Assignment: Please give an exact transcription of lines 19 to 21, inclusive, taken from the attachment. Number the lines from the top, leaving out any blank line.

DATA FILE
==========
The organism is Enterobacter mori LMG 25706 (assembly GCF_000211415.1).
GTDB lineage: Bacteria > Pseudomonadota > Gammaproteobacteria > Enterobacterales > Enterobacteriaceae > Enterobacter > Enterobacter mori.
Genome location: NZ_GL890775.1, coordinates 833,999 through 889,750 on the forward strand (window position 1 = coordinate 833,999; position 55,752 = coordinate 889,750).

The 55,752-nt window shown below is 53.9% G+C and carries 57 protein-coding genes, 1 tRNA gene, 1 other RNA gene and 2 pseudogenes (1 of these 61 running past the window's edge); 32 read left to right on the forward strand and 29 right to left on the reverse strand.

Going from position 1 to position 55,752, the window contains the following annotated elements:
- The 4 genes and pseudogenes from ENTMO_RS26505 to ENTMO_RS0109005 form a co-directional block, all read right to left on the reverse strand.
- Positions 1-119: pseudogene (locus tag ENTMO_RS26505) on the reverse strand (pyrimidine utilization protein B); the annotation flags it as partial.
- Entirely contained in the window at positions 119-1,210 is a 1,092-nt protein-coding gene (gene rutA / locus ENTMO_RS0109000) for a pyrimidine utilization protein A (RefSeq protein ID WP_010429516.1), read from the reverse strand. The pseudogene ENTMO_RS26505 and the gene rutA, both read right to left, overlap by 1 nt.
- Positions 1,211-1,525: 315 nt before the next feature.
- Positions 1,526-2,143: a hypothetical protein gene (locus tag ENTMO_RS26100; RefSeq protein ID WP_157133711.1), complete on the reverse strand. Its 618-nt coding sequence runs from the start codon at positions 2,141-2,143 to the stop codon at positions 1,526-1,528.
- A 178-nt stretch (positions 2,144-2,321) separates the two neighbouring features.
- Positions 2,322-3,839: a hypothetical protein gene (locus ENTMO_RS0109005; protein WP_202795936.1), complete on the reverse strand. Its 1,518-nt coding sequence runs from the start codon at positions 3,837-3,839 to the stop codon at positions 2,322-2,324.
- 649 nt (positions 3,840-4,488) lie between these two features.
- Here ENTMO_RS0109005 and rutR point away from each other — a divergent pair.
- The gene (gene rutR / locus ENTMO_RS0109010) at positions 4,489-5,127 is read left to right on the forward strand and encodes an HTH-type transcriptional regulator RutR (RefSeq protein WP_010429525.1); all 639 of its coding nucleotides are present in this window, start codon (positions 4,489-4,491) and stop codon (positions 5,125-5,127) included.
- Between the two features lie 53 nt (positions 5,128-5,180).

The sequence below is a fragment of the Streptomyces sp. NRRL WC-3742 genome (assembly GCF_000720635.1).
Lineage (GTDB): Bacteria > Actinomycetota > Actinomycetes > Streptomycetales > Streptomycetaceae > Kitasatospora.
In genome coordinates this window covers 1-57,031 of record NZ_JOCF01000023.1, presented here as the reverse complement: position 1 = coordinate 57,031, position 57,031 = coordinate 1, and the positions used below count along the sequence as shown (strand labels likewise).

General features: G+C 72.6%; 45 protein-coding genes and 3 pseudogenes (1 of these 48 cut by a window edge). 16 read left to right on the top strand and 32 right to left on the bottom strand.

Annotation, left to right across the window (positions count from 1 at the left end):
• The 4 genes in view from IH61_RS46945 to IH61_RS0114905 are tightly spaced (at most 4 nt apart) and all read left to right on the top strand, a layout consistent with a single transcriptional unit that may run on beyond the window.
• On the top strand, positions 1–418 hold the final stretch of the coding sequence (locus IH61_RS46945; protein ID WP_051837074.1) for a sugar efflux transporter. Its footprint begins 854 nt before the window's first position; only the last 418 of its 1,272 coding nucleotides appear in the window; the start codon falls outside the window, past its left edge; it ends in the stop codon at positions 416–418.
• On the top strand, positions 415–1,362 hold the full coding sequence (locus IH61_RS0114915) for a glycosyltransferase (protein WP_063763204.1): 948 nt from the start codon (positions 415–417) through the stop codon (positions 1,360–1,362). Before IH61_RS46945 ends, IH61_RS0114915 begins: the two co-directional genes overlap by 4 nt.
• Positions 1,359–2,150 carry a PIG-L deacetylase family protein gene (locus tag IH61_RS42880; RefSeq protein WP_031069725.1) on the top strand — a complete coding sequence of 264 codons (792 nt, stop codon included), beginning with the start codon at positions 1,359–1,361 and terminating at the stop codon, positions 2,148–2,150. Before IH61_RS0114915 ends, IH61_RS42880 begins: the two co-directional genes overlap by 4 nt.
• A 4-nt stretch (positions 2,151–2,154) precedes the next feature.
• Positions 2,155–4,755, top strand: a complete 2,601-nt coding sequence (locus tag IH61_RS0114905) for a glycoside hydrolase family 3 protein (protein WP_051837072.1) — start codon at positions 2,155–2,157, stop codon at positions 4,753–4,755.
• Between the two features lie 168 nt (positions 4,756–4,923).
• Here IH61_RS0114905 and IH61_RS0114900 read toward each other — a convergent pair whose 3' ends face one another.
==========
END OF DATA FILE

In genome coordinates this window covers 1-57,031 of record NZ_JOCF01000023.1, presented here as the reverse complement: position 1 = coordinate 57,031, position 57,031 = coordinate 1, and the positions used below count along the sequence as shown (strand labels likewise).

General features: G+C 72.6%; 45 protein-coding genes and 3 pseudogenes (1 of these 48 cut by a window edge). 16 read left to right on the top strand and 32 right to left on the bottom strand.

Annotation, left to right across the window (positions count from 1 at the left end):